Undergrad gets hands-on STEM teaching experience through NASA camp

Pennington_NASA_Hagi_LargeAbby Pennington, a biology and education major at Eastern Mennonite University in Harrisonburg, was exposed to a highly privileged educational experience and a highly deprived one – all in the summer before her senior year.

 

Going from a three week cross-cultural in Kenya to a ten-day educators’ camp funded by NASA, Pennington emerged hungry to bring experiential education to those who need it most. The camp was part of NASA’s “inSTEP,” a two-year program meant to teach the pedagogy of science, technology, engineering, and mathematics (STEM) concepts to a group of carefully selected future teachers. After her return from Africa, Pennington drove to Norfolk, Virginia, for the intensive classes held at NASA’s Langley Research Center.

Pennington had always thought that “you can’t learn science in the classroom. . . you learn science by experiencing it.” But after building solar-powered toy cars, hovercrafts, and discussing the Greek mythology behind astrology, she became aware of her full potential as an educator. The camp also included tours of NASA laboratories.

“I took a selfie with a rocket!” said Pennington. The 32 inSTEP participants also volunteered at a nearby YMCA, conducting short activities with Norfolk-area children about engineering concepts. Pennington’s group used straws and popsicle sticks as building resources in the face of a “big bad wolf” hair dryer.

“That got them thinking about different materials,” said Pennington. The activity centered around the context of local students who live in a coastal region rife with natural disasters.

Forty hours of volunteer work at an after-school program comprise the next phase of inSTEP, which Pennington will fulfill at the Harrisonburg Boys and Girls Club. She will teach lessons with a LEGO robotics kit and do one-on-one tutoring. In the summer of 2015, Pennington and the other inSTEP participants, viewed as the top preservice teachers in the state, will convene again at Norfolk to develop their professional portfolios.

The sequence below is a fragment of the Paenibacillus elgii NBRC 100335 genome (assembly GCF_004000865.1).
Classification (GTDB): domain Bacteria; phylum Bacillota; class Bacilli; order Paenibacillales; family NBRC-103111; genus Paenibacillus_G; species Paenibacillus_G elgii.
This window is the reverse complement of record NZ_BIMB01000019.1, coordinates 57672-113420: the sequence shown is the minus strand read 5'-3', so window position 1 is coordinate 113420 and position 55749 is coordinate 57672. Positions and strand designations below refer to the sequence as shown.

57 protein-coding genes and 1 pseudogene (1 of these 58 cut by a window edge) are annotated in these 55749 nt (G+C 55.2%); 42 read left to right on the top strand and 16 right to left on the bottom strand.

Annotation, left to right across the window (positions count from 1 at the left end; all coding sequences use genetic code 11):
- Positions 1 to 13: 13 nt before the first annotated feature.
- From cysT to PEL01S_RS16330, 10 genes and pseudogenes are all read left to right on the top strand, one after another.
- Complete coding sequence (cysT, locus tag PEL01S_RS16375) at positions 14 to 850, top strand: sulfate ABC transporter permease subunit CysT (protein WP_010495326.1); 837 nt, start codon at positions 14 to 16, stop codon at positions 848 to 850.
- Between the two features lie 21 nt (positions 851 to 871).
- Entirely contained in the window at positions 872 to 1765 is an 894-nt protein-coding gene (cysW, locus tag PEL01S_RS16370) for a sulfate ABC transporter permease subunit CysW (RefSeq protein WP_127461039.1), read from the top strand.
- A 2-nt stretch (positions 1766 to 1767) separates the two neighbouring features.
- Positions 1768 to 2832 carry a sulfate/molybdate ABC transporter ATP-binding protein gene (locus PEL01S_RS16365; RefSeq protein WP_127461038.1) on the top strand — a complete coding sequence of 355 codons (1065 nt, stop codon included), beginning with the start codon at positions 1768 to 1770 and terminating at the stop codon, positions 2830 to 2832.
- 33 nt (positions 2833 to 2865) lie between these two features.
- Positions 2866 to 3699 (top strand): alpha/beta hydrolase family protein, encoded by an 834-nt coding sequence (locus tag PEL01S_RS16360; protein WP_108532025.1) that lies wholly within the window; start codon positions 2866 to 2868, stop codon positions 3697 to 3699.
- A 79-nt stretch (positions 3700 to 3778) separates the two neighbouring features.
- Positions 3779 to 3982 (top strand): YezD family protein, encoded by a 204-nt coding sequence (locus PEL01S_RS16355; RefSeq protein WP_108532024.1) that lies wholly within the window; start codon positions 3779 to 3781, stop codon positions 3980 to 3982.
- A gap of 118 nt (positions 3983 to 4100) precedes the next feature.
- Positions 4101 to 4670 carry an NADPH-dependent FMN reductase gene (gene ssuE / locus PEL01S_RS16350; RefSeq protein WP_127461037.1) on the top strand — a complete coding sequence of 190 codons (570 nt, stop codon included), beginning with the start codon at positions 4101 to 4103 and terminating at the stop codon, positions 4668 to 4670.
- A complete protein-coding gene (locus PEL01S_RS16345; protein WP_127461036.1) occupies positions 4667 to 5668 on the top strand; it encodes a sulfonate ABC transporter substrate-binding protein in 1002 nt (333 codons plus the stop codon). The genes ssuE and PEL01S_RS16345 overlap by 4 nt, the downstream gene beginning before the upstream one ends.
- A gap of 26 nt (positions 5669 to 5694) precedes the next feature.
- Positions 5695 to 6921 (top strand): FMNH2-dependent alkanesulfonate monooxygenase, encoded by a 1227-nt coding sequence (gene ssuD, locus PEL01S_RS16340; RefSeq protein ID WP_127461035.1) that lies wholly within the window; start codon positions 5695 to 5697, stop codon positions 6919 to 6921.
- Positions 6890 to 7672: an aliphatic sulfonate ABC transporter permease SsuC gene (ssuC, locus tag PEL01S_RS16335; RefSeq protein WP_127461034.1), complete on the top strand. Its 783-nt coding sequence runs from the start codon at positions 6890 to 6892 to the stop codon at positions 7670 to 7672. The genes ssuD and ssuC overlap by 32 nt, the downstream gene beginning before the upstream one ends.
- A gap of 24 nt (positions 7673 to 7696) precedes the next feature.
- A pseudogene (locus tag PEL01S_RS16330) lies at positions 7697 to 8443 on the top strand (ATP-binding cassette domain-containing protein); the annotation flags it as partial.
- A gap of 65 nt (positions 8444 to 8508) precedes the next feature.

Pennington garnered this honor after just one year of taking education classes as an EMU undergraduate. Previously, she was a student at Blue Ridge Community College, and transferred to EMU in 2013 as a chemistry and pre-med major. “I knew my calling was to help people,” she said of her journey settling into a field. When the rigorous academic requirements of applying to medical schools became too stressful, Pennington happened to be on the Peace Corps website when she saw a yellow banner proclaiming, “We need teachers!”

Pennington said she loves the philosophy of education. Who sets academic and curriculum standards? Why do many American students dread school? How can hands-on learning be better incorporated into teaching? These are the questions that Pennington hopes to answer in her career path.

She hopes to join the Peace Corps or a similar organization, using her educational skills in underserved areas abroad. She was impressed by the thankfulness of rural Kenyan students she visited on her EMU cross-cultural, who despite having few resources, held an excitement for school she has not observed in the States.

How, then, Pennington wondered, can she apply the experiential learning from inSTEP in an environment without disposable funding?

She feels troubled by the inequality that gifted each inSTEP participant with a $400 LEGO set, while students she visited in rural Kenya “were lucky if they had one textbook for the classroom. . . . Why is it that more privileged people should have a better education?”

Whether opportunity takes her back to africa or elsewhere, Pennington is eager to be “somewhere where students need me.” She will feel rewarded not by a hefty salary and good benefits package, but work where she can best serve children: “They need me more than I need the money.”

Article by Randi Hagi. Photo courtesy of Abby Pennington.


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